Television technology is developing at a fast pace and 4K looks set to be common for mainstream TV watching in countries like the US and Japan soon. Unless Australia has a broadband infrastructure plan that can accommodate such technology, we could be left behind.
Last week we saw the stratospheric rise of the broadband comparison site, howfastisthenbn.com.au, but two days later we were reminded on Reddit that it was arguably already out of date.
Netflix, the video on demand service, which can account for one-third of all US download traffic and represents a mainstream form of US television consumption, will start using "4K" Ultra High Definition quality video in 2014. It's not beyond the realms of reason that 4K TV will be mainstream in the US by just 2016.
Displaying such content right now is something of a challenge. Just three weeks ago, Samsung launched its first 4K TV - an 85-inch behemoth that costs $40,000. This sits alongside Sony and LG's 84-inch equivalents which cost $25,000 and $16,000 respectively. Last week LG announced a new 55-inch version for $7,000. Overseas, however, Chinese company Seiki priced its 50-inch 4K TV at just $1,500. You can buy it now, in the US, for under $1,200.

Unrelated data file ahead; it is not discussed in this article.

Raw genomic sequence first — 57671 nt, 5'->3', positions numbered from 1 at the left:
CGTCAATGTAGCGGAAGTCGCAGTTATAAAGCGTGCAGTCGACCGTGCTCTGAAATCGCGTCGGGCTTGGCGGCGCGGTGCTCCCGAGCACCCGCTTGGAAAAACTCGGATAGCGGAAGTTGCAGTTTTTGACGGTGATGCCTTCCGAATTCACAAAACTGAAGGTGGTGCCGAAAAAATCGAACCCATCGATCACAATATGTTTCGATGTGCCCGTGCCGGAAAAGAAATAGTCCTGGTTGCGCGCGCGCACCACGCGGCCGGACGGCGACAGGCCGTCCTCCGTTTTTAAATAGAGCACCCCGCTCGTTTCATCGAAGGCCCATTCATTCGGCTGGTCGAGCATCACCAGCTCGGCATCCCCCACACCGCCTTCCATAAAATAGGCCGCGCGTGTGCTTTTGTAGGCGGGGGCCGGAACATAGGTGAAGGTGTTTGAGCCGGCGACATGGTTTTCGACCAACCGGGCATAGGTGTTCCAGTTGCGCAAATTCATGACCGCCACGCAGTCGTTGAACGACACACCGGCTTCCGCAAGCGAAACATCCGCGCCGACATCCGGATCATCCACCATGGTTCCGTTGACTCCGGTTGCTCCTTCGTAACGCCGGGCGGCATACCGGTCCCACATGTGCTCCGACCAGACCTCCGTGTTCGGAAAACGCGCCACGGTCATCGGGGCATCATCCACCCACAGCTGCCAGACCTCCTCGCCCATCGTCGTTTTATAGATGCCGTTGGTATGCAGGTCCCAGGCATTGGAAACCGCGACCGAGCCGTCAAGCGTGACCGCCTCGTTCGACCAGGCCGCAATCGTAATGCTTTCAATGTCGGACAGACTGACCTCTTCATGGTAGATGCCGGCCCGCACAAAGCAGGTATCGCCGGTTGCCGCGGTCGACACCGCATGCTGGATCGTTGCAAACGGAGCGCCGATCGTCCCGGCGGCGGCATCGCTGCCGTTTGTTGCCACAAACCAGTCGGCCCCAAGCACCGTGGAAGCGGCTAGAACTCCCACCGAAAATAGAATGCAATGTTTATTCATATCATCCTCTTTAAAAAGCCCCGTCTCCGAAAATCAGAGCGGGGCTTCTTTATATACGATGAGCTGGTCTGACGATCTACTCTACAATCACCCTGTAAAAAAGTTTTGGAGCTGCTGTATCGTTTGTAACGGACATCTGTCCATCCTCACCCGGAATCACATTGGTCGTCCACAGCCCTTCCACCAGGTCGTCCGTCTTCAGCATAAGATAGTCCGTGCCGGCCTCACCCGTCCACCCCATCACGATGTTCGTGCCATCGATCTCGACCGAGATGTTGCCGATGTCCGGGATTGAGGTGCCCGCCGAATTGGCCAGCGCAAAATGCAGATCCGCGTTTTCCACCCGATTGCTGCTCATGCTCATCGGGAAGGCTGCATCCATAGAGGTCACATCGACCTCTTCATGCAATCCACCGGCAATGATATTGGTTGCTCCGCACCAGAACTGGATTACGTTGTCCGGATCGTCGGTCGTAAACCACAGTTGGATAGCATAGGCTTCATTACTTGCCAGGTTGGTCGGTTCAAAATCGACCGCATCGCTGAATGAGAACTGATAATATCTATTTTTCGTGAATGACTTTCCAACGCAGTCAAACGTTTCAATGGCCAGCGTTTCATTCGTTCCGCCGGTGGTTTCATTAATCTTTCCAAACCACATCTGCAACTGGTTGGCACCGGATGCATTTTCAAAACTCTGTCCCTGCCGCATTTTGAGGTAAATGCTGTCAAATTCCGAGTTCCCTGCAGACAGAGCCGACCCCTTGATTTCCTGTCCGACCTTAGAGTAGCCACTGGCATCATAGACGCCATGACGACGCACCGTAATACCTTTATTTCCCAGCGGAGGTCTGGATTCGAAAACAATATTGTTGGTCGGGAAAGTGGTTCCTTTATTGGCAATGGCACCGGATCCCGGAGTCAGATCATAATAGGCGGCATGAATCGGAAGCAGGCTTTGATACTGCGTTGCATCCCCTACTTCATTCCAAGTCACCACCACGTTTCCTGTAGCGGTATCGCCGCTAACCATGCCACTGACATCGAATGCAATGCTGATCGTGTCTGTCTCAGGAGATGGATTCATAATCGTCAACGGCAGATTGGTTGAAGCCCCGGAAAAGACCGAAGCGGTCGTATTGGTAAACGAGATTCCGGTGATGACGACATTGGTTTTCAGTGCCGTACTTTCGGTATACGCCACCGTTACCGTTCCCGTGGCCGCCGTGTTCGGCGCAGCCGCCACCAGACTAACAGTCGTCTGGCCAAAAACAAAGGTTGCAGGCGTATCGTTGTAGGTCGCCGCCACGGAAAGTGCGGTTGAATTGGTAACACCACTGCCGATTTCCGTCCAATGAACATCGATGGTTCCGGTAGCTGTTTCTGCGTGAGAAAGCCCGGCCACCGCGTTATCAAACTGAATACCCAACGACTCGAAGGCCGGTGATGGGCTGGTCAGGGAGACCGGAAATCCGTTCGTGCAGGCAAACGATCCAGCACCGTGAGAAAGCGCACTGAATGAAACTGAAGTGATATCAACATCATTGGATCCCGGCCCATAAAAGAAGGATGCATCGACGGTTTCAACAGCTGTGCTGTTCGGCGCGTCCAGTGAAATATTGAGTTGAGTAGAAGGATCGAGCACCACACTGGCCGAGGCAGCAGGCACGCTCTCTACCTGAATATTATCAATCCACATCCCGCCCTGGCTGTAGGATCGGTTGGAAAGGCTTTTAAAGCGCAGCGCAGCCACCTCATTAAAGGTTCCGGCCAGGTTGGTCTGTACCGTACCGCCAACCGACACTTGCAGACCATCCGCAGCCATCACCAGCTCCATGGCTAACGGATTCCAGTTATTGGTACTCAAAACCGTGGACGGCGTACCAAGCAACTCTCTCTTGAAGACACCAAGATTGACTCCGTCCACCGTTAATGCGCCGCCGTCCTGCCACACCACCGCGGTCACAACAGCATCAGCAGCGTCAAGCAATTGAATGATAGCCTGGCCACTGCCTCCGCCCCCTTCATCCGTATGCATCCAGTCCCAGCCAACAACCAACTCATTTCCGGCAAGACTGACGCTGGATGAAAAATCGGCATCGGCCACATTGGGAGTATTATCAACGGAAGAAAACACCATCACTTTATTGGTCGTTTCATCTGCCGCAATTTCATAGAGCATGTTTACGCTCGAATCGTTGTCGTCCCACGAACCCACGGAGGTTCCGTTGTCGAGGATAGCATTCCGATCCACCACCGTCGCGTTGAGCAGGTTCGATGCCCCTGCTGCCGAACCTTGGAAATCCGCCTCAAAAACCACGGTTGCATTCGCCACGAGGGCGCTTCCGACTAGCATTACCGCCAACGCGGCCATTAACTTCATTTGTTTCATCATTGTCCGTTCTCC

In a 4K world some thought needs to be given to Upload Speeds. It's all very well consuming content but it needs to be created too. Currently YouTube sees three days of video uploaded to it every minute and that figure is climbing quickly. The rise in Ultra High Definition is boosting the traffic size too. But the problem with copper networks is that upload speeds are dramatically slower than download speeds. The prime reasons for this are noise on the line and the traditional web practice of consuming content over creating it. However, if you're like me and you recently had to upload a two-minute child's homework video to YouTube over Telstra's fastest cable connection, it can take around five hours to complete. Alex Kidman recently lamented that his Ewan McGregor interview took 22 minutes to film and over eight hours to upload using his office connection. While YouTube is a pioneer distributor of 4K video, one wonders how Australians will be able to contribute to content.